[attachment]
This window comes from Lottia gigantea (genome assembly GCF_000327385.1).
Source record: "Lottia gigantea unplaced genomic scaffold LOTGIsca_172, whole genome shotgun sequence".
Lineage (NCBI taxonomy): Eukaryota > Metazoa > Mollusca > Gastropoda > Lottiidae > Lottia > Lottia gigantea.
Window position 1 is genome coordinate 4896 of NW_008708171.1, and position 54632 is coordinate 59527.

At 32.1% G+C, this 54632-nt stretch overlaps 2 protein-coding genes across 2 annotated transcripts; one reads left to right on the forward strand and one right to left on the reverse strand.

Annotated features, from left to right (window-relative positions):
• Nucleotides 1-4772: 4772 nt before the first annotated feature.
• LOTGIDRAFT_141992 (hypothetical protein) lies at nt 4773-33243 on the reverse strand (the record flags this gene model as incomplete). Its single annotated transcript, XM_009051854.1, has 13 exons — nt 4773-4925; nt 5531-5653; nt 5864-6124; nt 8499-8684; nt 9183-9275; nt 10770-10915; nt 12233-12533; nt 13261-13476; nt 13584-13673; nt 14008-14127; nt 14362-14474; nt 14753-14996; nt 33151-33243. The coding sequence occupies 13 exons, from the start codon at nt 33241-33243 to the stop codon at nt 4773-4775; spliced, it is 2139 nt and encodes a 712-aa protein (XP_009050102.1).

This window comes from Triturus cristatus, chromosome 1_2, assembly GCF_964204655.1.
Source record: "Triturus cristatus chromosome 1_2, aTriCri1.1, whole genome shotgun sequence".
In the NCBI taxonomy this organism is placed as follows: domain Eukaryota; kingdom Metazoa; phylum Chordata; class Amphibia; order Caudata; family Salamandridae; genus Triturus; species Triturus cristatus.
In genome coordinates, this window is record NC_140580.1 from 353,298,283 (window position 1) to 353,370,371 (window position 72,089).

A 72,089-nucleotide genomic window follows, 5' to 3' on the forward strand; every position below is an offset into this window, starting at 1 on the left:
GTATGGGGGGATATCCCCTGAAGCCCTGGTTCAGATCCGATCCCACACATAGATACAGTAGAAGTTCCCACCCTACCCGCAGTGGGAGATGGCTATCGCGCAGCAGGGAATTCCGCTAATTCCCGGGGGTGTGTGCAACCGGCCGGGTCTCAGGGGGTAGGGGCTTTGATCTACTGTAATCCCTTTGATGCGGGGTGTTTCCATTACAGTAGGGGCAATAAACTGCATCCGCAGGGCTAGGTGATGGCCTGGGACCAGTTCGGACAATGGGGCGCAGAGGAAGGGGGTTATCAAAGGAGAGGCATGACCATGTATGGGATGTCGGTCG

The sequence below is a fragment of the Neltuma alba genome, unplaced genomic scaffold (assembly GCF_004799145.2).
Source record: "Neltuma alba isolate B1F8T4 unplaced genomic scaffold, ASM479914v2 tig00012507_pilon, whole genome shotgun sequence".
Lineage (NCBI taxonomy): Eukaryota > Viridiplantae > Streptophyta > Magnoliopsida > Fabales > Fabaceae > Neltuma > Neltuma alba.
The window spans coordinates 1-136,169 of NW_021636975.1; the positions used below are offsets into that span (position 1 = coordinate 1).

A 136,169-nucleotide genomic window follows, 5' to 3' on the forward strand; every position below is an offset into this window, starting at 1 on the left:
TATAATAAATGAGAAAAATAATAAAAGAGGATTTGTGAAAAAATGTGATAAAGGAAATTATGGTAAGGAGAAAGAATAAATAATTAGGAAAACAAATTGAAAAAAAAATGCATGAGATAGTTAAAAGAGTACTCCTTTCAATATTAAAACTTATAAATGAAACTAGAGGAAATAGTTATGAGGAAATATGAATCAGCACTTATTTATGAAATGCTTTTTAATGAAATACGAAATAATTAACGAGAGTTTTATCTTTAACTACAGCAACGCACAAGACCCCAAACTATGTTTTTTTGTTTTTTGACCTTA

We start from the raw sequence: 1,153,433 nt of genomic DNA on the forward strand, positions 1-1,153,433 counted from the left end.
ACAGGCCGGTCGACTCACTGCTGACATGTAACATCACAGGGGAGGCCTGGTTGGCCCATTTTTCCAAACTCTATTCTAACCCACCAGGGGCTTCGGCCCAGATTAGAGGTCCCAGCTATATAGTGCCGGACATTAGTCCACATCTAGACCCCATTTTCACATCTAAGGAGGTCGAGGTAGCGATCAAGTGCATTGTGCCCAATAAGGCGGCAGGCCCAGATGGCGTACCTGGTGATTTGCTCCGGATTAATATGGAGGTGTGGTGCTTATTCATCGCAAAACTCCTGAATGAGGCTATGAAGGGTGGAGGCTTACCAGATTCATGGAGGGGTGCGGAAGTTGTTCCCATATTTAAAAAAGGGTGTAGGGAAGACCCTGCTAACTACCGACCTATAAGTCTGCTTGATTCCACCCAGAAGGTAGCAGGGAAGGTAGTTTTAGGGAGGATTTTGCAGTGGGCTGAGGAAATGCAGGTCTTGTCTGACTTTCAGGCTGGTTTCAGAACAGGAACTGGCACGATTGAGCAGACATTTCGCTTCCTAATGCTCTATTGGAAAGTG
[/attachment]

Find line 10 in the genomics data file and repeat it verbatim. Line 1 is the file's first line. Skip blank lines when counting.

Source record: "Triturus cristatus chromosome 1_2, aTriCri1.1, whole genome shotgun sequence".